One For The Record Books

Upstate Outdoors
August 04, 2017 - 11:13 am

In order to qualify for the South Carolina White-tailed Deer Antler Records Program, a deer’s antlers must score a minimum of 125 points under the typical classification or a minimum of 145 points under the non-typical classification.

 For the purposes of scoring antlers, the SCDNR’s antler scoring system is the same as that utilized by both the Boone & Crockett and Pope & Young Clubs which are nationally recognized as organizations that record exceptional North American big game taken with firearms or archery equipment. The scoring system is based primarily on antler size and symmetry and includes measurements of the main beams, greatest inside spread of the beams, circumference measurements at certain designated locations, and the number and length of the points.

To qualify for the list of all-time record book deer for South Carolina is a distinction among deer hunters. It may come as no surprise that several names are mentioned more than once and one of those names is Don Houck from Allendale County.

For Houck, killing a record book buck is no luck circumstance. In fact the hunter estimates that he has killed nearly 20 deer that would qualify over the years but has let just as many walk. In fact, he has a reputation for putting other hunters in his deer club, especially ones who have never killed a big deer, on trophy bucks. He admits he gets more enjoyment from another hunter’s trophy than adding another one to his own credit.

“In my experience, you have three key ingredients to consistently harvesting trophy deer,” he said. “You have to have good food sources to feed your deer, you also have to have good genetics in your deer herd, and you have to let the smaller bucks walk.”

When he speaks of food sources, Houck suggests that having excellent nutrition during the spring months, when deer are growing their antlers, is important, but having a balanced diet to feed deer year round is critical. 

“We plant a mix of clover, sorghum, wheat, and rye—pretty much everything you’ll find in a quality deer management mix,” he said. “We have some sandy soil in places around South Carolina so using a mix helps keep something available for deer to eat year round.”

As for the genetics of their herd, Houck said he and his fellow club members have had to work with the existing herd for many years to build it into a trophy buck factory. 

“You can’t import deer into South Carolina. It has taken a long time to weed out the undesirable deer, which leaves you with better quality deer—that’s the basis of quality deer management,” he said.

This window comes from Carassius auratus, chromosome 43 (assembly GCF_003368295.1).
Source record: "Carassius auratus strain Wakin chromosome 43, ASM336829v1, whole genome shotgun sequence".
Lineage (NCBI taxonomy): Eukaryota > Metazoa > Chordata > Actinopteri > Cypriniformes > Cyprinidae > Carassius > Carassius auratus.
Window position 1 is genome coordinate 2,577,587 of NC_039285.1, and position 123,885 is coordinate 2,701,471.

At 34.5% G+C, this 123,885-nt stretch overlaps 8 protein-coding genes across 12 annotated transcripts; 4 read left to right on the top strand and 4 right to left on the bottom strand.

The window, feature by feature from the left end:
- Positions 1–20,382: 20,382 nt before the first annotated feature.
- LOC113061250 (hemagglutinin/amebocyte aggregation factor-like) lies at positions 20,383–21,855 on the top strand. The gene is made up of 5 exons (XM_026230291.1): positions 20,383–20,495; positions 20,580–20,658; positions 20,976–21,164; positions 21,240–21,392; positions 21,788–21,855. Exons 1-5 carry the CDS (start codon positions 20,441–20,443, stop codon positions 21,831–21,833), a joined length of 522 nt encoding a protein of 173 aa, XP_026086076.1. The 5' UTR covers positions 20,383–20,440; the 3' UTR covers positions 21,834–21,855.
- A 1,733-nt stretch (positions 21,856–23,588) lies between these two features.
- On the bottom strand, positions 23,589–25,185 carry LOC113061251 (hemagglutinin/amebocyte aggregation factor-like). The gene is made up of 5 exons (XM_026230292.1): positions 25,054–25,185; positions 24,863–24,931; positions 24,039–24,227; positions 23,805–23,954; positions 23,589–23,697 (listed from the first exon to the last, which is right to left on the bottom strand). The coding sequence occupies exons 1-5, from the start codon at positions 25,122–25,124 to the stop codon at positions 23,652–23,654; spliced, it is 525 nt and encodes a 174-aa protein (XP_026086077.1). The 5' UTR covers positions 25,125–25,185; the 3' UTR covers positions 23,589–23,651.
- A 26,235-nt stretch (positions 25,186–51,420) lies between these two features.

Most deer managers speak of adequate doe harvest to balance their herd but according to Houck, coyotes take care of most of the thinning of does.

 “We’ve killed over 100 coyotes on our land and surrounding properties,” he said. “Our buck to doe ratio is right around one buck per every two does, that’s just about unheard of. I read in a study conducted by the University of Georgia that 80 - 85 % of fawns are killed each spring and that most of that fawn loss is due to coyotes. We’ve definitely seen a decrease in our overall deer population so we have eased up on our doe harvest because of so much natural mortality.”

Letting young bucks walk is a challenge for most deer clubs that want to establish quality deer management practices but Houck said it’s not as difficult these days in his club, especially in light of the state’s efforts at establishing limits on buck harvest with the new tagging system. 

“When a new member comes out during the late summer and sees what we have walking on our property, they want to wait until they can get on a big one,” he said. “As a club, we instituted a 110 point minimum rule and we only let a member shoot two bucks a season.”

As we begin making preparations for the 2017 deer season in South Carolina, three things to remember - good year round food sources, good genetics, and letting bucks grow to their ultimate size – and you might be one of the names listed in next year’s South Carolina record book.

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Phillip Gentry is the host of “Upstate Outdoors,” broadcast from noon to 2 p.m. Saturdays on 106.3 WORD FM. This week’s guest will be Brandon Cobb, Forrest Wood Cup competitor from Greenwood, SC. Contact Gentry at pgentry6@bellsouth.net.

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Good nutrition, good genetics, and letting bucks age before harvest are three primary factors to growing record size deer in South Carolina. Courtesy Don Houck.

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